Day 8: London (B,D)
[T]he bellow and uproar… the shuffling and swinging… the triumph and jingle… was what she loved; life; London; this moment in June (Virginia Woolf; Mrs. Dalloway (1925).
We awaken in a place described as the flower of all cities. Our tour of London includes Kensington and Knightsbridge, exclusive districts known for their shopping, museums, and wealthy residential areas (the local motto of Kensignton is Quam Bonum in Unum Habitare, which translates approximately as ‘How good it is to dwell in unity’). We will explore Westminster Abbey, a Gothic monastery church that is the traditional place of coronation and burial for English monarchs. The interior of Westminster Abbey is a veritable museum of English history where among other things are the medieval coronation throne, Poet’s Corner with memorials to Shakespeare, Dickens, and other literary giants, the tombs of Queen Elizabeth I, “Bloody” Queen Mary, explorer David Livingstone and naturalist Charles Darwin, and a memorial tablet to John and Charles Wesley. In the heart of London, we will see Pass Whitehall and Trafalgar Square with Nelson’s Column, guarded by four lion statues at its base. We will proceed past Big Ben (the largest four-faced chiming clock and third tallest free-standing clock tower in the world; it celebrated its 150th anniversary in May 2009, and first ticked on 31 May 1859) and the House of Parliament, to Buckingham Palace, the official London residence of the British monarch where we see the Changing of the Guard. We’ll continue along Fleet Street to St. Paul’s Cathedral, and then to the 900-year old Tower of London, which was founded towards the end of 1066 as part of the Norman Conquest of England. The White Tower, which gives the entire castle its name, was built by William the Conqueror in 1078, and played a prominent role in English history, serving variously as an armoury, a treasury, a menagerie, the home of the Royal Mint, a public records office, and the home of the Crown Jewels of the United Kingdom. After a rich experience in this “flower of all cities, we’ll enjoy dinner and a second night’s stay here.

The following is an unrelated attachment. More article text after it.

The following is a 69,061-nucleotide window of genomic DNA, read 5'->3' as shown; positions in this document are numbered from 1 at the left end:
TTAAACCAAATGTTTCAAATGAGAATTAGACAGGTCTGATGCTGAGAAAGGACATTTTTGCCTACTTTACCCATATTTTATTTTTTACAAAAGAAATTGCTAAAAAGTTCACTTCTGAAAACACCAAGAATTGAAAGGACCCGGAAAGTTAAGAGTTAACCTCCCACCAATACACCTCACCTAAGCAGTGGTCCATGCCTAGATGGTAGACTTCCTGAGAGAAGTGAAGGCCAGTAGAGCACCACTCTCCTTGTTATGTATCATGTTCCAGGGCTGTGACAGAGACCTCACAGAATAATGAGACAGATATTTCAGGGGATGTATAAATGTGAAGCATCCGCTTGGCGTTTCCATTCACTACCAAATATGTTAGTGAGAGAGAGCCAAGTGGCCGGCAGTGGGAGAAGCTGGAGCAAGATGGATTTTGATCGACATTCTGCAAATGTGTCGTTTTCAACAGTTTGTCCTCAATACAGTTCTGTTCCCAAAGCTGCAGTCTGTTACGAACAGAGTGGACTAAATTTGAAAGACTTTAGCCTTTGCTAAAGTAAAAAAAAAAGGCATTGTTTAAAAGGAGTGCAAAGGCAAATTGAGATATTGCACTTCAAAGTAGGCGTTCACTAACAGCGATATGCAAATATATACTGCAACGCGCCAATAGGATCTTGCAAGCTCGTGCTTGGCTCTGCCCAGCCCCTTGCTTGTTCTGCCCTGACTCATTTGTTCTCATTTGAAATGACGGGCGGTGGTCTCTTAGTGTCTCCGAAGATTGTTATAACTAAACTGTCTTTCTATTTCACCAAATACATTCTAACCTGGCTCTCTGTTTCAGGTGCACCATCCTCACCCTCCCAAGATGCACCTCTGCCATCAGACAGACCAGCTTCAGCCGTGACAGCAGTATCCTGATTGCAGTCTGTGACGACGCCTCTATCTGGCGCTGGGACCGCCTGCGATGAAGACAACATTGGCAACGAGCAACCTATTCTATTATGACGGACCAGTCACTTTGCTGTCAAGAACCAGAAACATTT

Day 9: London (B,D)
Hark! The herald angels sing. Glory to the newborn King!/Peace on earth and mercy mild; God and sinners reconciled! (Charles Wesley; “Hark the Herald Angels Sing”).
Our marvelous tour of London continues this morning, as we concentrate more fully on Wesley-related sights. We will first explore St. Paul’s Cathedral, which sits on ground long-held sacred as it is the fourth cathedral to occupy this site. The present cathedral was designed by Sir Christopher Wren, whose original, grander plan met with considerable resistance. Although a compromise, the architecture of St. Paul’s still reflects the grandeur of Wren’s design; it was the tallest building in London from 1710 to 1962 and is still the highest point in the city, and its enormous dome is among the highest in the world second only to St. Peter’s in Rome. John Wesley worshipped in the chapel on several occasions and his statue is in the northwest corner of the churchyard. We will also visit Wesley’s Chapel on City Road which was built around the time the Americans were declaring their independence from Britain and which is considered the mother church of world Methodism. The tomb of John Wesley is in the churchyard and Wesley’s House where he spent the last eleven winters of his life, is nearby. Because many of John Wesley’s belongings are still inside the house, our visit will be like a step back into the 18th century. The Museum of Methodism tells the story of Methodism from the 18th to the 20th century. We’ll enjoy an afternoon at leisure to further explore London. We might take in a museum, enjoy a shopping excursion, or simply sit quietly at an outdoor venue to absorb the energy and atmosphere of this one-of-a-kind city. We will gather for dinner and spend our last night in London.
Day 10: Return to the USA (B)
We will let the wonder of all we have seen and heard settle over us; then like other pilgrims of other times, go back to our lives with renewed faith and readiness.
We leave our hotel and head for the airport to return to the U.S.